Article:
The band takes a brief break with Mother and Lowdown before launching into An Hour In the Shower. Both songs are enjoyable, Lowdown has some decent guitar work by Terry even if he didn’t personally care for the song, he still put his heart into it.
An Hour In the Shower is perhaps the most unusual song ever recorded by Chicago. Instrumentally it’s as good as anything else on III (or II or their debut for that matter), but paying attention to the lyrics one might be left scratching one’s head. The song is by and large an ode to a morning routine (“Now I usually have my breakfast which consists of tasty Spam, Yeah, I could eat it all day long, But I only love one brand, and I can’t find it way out here, So I’ll have to take a pass, settle for some hash, what a drag, you’re not here, Oh sweet sweet Spam”), masturbation (“Now I lay me down to sleep, and I dream of my treasure map, it shows me where my maypole’s buried at, and I dream of all the fun I have when my maypole comes out to play” and later “Just reach underneath your bed, and turn on your electric friend, yeah, and turn your thoughts to me, cause you know where I’ll be, and you can join me in my hour in the shower”), and environmentally unfriendly water consumption (Terry sings of both starting and ending his day with hour long showers—2 hours in the shower a day!)
Following the perpetually amusing Hour In the Shower the album takes a decidedly pretentious turn with Robert Lamm reciting the Kendrew Laschelles poem, When All the Laughter Dies in Sorrow which opens the third and final multiple part musical piece on the album. Once Upon a Time features another thoroughly enjoyable flute solo by Walt Parazaider before James Pankow offers an equally enjoyable trombone solo before both Walt and trumpeter Lee Loughnane come in. The horns eventually blend into a cacophony of noise that fades out as the sound of car horns fade in along with the sound of jackhammers and other unpleasant reminders of modern life. The car horns and jackhammers crescendo into a toilet flush and the piece ends with the instrumentals The Approaching Storm and Man vs. Man: The End.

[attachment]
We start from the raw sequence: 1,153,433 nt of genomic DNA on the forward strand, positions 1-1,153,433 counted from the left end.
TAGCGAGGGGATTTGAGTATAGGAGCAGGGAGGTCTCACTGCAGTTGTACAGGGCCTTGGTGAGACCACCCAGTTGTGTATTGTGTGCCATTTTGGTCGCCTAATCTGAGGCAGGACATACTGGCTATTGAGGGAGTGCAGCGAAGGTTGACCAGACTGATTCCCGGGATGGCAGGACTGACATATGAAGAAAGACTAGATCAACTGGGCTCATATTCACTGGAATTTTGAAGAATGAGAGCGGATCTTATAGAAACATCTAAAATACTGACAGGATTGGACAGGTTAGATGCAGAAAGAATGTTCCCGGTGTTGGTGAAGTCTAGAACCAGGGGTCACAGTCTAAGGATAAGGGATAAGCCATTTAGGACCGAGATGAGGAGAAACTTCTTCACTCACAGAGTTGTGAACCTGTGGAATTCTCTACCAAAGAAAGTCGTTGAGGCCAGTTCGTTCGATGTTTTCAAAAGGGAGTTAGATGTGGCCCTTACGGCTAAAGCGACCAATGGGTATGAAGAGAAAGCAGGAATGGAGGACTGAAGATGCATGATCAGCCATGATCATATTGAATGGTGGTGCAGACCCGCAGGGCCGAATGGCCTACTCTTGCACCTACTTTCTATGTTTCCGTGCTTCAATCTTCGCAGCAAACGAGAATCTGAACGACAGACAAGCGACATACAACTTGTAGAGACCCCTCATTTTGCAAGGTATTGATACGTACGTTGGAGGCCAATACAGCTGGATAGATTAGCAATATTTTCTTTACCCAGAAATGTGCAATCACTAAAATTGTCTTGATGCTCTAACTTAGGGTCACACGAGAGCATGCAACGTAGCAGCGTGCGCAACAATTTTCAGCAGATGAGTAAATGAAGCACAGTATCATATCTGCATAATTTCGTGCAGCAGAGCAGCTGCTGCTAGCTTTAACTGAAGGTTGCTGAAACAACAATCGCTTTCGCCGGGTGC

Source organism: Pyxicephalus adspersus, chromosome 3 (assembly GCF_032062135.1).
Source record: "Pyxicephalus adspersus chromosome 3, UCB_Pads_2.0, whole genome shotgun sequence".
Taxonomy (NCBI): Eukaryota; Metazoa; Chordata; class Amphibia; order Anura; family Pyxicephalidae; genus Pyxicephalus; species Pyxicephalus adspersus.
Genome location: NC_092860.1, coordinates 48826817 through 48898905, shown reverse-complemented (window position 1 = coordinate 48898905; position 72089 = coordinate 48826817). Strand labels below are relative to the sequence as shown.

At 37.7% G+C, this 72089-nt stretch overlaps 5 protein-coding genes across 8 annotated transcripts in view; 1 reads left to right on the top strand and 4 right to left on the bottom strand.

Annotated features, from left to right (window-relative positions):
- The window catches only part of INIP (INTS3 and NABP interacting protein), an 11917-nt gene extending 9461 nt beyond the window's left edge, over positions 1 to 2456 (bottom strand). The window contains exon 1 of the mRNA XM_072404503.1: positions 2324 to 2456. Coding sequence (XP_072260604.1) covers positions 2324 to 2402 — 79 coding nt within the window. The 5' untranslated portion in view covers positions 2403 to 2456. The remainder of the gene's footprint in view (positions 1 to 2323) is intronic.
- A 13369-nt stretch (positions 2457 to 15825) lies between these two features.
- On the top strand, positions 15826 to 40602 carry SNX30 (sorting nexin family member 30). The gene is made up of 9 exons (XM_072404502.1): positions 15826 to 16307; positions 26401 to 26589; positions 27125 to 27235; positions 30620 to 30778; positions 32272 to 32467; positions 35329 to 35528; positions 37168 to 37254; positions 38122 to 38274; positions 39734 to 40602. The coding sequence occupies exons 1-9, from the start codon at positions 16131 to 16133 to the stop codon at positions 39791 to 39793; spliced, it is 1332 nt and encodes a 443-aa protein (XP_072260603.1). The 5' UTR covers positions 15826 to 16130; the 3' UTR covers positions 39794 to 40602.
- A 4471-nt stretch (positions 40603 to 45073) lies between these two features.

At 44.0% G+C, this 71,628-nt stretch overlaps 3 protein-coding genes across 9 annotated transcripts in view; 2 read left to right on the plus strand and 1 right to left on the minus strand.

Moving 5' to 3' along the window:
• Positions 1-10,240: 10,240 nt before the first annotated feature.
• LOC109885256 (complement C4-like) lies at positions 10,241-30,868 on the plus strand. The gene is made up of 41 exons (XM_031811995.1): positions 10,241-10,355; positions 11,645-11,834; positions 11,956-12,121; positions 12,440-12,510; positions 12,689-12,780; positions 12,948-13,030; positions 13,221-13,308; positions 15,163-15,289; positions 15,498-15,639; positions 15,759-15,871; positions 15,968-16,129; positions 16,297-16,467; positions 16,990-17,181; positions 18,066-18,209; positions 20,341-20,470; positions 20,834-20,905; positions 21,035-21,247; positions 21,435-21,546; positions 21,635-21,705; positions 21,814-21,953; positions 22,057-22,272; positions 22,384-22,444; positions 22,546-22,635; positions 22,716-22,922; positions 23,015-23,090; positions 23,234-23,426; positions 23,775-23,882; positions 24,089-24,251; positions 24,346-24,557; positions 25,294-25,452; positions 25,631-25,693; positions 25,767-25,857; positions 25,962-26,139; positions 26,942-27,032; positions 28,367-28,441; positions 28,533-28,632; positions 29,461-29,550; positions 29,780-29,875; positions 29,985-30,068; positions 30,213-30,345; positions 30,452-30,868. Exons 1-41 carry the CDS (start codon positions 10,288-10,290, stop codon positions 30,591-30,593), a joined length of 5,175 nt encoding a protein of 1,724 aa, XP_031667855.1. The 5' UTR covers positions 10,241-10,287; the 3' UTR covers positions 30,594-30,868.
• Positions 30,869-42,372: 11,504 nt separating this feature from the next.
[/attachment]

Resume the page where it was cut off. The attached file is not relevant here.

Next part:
While not as consistently strong as their debut nor as polished as Chicago II, Chicago III was then and remains today a thoroughly enjoyable album. It remains one of the most creative albums in their rather extensive catalogs and while, Elegy may have been a bit of a “miss” for me, credit has to be given for having the stones (of Sisyphus?) to try something so outside the norm. And, Elegy, to me, is the lone “miss” on an otherwise excellent album.
Chicago Lowdown (1972 live video)Chicago III (allmusic.com)